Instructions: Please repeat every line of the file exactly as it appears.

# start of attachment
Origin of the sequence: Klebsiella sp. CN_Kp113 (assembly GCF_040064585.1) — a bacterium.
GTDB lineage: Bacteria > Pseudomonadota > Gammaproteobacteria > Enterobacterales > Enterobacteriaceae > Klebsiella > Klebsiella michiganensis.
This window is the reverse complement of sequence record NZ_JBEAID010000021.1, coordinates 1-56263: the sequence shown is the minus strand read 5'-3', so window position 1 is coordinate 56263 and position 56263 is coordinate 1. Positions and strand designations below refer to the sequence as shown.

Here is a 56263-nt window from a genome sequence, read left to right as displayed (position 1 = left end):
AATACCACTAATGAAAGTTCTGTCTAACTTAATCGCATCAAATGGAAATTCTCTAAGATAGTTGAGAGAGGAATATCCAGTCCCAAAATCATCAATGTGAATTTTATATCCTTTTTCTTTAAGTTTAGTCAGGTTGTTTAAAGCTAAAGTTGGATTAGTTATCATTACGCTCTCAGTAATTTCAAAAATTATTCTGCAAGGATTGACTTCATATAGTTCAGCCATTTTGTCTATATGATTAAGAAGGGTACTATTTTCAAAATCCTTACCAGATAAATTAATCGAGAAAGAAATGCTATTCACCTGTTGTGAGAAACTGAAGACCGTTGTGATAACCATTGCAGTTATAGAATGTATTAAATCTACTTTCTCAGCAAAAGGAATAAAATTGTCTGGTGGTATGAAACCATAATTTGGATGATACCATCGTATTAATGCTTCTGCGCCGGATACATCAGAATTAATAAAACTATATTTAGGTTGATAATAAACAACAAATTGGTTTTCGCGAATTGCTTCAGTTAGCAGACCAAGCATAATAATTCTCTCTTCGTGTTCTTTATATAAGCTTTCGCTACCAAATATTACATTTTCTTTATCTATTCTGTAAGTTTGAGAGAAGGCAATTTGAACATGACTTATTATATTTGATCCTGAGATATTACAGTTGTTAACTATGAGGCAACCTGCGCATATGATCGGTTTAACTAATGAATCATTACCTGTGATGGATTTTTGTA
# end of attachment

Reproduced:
Origin of the sequence: Klebsiella sp. CN_Kp113 (assembly GCF_040064585.1) — a bacterium.
GTDB lineage: Bacteria > Pseudomonadota > Gammaproteobacteria > Enterobacterales > Enterobacteriaceae > Klebsiella > Klebsiella michiganensis.
This window is the reverse complement of sequence record NZ_JBEAID010000021.1, coordinates 1-56263: the sequence shown is the minus strand read 5'-3', so window position 1 is coordinate 56263 and position 56263 is coordinate 1. Positions and strand designations below refer to the sequence as shown.

Here is a 56263-nt window from a genome sequence, read left to right as displayed (position 1 = left end):
AATACCACTAATGAAAGTTCTGTCTAACTTAATCGCATCAAATGGAAATTCTCTAAGATAGTTGAGAGAGGAATATCCAGTCCCAAAATCATCAATGTGAATTTTATATCCTTTTTCTTTAAGTTTAGTCAGGTTGTTTAAAGCTAAAGTTGGATTAGTTATCATTACGCTCTCAGTAATTTCAAAAATTATTCTGCAAGGATTGACTTCATATAGTTCAGCCATTTTGTCTATATGATTAAGAAGGGTACTATTTTCAAAATCCTTACCAGATAAATTAATCGAGAAAGAAATGCTATTCACCTGTTGTGAGAAACTGAAGACCGTTGTGATAACCATTGCAGTTATAGAATGTATTAAATCTACTTTCTCAGCAAAAGGAATAAAATTGTCTGGTGGTATGAAACCATAATTTGGATGATACCATCGTATTAATGCTTCTGCGCCGGATACATCAGAATTAATAAAACTATATTTAGGTTGATAATAAACAACAAATTGGTTTTCGCGAATTGCTTCAGTTAGCAGACCAAGCATAATAATTCTCTCTTCGTGTTCTTTATATAAGCTTTCGCTACCAAATATTACATTTTCTTTATCTATTCTGTAAGTTTGAGAGAAGGCAATTTGAACATGACTTATTATATTTGATCCTGAGATATTACAGTTGTTAACTATGAGGCAACCTGCGCATATGATCGGTTTAACTAATGAATCATTACCTGTGATGGATTTTTGTA